Scoutlabs Unveils AI Pest Control, Secures $2M for Agri-Tech

At last week’s Salinas Biological Summit in California, the focus was squarely on the need for more efficient trapping systems in the specialty crop sector. Among the attendees were Donát Posta and Jimmy Fong, co-founders of scoutlabs, a company dedicated to digitizing pest management. The duo sat down with AgFunderNews to discuss their innovative approach to pest control and the future of agriculture.

Scoutlabs, formerly known as SMAPP Lab, has developed a hand-held device designed to track insect migration and swarming patterns. “Our vision is to build a field-level data-based AI co-pilot that transforms guesswork into data-driven decisions, making agriculture exciting and sustainable for the next generation of farmers,” the company says. This vision has recently garnered significant financial backing, with scoutlabs announcing a $2 million seed round from Interactive Venture Partners, SVG Ventures | THRIVE, DEPO Ventures, and Impact Ventures.

Donát Posta shared that the inspiration for digitizing pest management came from personal experience. “My family has a farm where we used manual traps to monitor pests like the European corn borer on our sweet corn farm. Doing it manually was almost impossible because we had to hire so many people, and the quality of the data they collected was questionable,” he explained. This inefficiency led to significant yield losses, prompting Posta to seek a more effective solution. Existing market options were prohibitively expensive, costing a minimum of €100 per trap per season. This motivated Posta to develop a more affordable, digital solution that could be implemented with less labor and better data accuracy.

Jimmy Fong elaborated on the company’s journey, noting that the project began as Posta’s university research endeavor. “The first iteration was a really nice device and more affordable than existing technology, but the issue was around the economics for row crop growers. Their margins are much smaller, making it tricky to adopt new technology,” Fong said. Over the past 18 months, scoutlabs has focused on refining their device to make it more cost-effective and efficient.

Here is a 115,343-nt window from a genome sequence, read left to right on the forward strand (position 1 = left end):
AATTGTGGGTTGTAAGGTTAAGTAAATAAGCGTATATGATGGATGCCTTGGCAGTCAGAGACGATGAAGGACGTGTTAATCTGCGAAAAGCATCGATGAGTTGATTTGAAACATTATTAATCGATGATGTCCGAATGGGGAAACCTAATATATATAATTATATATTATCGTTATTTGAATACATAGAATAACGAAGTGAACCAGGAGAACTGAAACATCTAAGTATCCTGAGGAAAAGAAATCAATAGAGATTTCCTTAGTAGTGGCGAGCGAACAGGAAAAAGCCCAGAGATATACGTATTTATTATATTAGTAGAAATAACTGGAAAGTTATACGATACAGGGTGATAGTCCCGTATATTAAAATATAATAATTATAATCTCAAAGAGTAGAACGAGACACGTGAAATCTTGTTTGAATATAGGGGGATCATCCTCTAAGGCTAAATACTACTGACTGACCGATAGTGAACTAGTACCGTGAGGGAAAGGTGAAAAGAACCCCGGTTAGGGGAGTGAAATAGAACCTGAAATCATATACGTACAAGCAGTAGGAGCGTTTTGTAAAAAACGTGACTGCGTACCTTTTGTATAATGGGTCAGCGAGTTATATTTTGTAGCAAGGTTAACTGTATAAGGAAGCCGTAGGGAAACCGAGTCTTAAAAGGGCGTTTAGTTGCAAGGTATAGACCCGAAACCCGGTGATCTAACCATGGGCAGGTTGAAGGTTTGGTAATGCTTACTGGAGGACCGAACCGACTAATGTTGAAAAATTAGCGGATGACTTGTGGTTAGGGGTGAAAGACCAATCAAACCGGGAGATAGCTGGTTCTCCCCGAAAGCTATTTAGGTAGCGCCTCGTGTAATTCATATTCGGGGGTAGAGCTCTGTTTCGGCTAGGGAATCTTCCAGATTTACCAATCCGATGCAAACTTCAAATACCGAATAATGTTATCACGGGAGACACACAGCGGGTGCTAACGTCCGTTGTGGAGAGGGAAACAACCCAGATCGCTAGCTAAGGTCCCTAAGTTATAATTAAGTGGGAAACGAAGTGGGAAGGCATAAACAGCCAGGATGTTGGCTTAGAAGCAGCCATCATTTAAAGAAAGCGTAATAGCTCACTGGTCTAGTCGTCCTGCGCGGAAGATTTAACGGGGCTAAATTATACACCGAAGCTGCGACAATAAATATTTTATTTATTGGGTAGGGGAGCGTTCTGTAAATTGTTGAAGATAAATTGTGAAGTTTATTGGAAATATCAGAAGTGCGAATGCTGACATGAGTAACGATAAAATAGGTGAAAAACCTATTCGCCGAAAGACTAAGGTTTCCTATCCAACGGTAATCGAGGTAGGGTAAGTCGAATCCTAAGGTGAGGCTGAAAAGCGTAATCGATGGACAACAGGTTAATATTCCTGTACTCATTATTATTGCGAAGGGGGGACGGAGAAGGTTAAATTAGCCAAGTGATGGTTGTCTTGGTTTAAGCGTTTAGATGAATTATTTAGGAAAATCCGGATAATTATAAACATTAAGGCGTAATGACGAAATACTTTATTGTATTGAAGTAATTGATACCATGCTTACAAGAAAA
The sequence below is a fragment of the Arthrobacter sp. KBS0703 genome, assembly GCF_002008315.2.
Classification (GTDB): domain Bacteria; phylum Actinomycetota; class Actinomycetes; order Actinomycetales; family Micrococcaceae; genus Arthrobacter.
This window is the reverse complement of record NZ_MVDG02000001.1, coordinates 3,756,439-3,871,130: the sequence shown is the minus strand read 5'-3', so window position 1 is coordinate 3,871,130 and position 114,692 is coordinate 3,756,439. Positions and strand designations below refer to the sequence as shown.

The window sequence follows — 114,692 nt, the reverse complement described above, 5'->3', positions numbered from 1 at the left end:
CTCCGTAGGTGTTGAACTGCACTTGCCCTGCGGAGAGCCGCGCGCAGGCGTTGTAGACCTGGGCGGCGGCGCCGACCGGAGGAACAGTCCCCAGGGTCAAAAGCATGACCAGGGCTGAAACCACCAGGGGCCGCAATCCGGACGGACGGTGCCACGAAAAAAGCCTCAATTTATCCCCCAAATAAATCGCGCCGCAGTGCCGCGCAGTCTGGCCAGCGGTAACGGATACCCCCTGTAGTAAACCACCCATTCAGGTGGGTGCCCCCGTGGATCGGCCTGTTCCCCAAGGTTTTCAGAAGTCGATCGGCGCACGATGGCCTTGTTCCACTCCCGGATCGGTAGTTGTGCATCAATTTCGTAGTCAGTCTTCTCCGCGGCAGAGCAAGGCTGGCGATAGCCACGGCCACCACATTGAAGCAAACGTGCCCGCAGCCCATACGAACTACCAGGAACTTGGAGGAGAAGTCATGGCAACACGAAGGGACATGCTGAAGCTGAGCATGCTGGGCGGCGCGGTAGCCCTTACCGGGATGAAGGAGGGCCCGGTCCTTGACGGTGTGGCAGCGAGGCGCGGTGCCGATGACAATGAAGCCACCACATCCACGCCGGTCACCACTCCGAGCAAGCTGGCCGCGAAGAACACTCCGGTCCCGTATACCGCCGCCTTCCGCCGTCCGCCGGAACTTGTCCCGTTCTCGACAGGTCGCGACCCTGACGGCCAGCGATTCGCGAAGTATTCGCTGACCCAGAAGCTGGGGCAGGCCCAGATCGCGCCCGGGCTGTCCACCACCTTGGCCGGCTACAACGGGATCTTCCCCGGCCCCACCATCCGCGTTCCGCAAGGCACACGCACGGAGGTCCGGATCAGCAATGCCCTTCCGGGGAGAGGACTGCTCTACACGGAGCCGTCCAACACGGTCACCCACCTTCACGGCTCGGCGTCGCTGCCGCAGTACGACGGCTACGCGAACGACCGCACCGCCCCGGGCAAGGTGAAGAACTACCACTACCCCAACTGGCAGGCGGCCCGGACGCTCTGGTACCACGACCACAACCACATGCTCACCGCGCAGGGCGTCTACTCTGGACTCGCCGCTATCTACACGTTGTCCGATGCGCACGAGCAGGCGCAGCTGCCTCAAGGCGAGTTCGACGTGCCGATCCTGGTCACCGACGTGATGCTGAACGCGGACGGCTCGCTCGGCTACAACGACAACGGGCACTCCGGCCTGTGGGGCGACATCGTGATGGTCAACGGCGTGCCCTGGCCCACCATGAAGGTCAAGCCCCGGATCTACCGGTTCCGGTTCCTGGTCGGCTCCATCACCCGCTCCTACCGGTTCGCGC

The technology works by retrofitting existing manual pheromone traps with a camera-based IoT device. This device takes daily pictures and sends them to scoutlabs’ server, where an image-recognition algorithm identifies the insects. An agronomist team then validates the data, ensuring high-quality information. This data is visualized for farmers, allowing them to make quick, informed decisions about pest control.

“Our little device is about 20 to 30 times more affordable than the nearest competitor and significantly more cost-effective than manual traps,” Fong highlighted. The feedback from growers has been overwhelmingly positive. One customer noted that setting up 10,000 traps manually took two to three weeks, but with scoutlabs’ devices, the process is much quicker and more efficient.

Scoutlabs plans to distribute their technology directly to growers globally, bypassing traditional distribution channels. “Seeing the distributor system, if you are a small startup, going through the system can take several years. Also, distributors are expensive,” Posta explained. By offering a subscription model at around $33 per season, scoutlabs aims to keep costs low for small family farms.

Fong added that the changing landscape of buyers is another reason for this direct approach. “There’s a changing of the guard. That trust with a retailer is still there, but the type of target customers for us are those that are already googling the problem and how to fix it,” he said. This shift towards self-research and instant access mirrors trends in other industries, such as cybersecurity.

What sets scoutlabs apart is their pending patent on image compression and transmission via low bandwidth. This technology provides daily images and heat maps of pest pressure, enabling forward predictions and better planning. The company is currently running pilot projects in California and Washington State, with plans for Posta to relocate to California next year to maximize impact.

As the agricultural sector continues to evolve, scoutlabs’ innovative approach to pest management could play a crucial role in making farming more efficient and sustainable.

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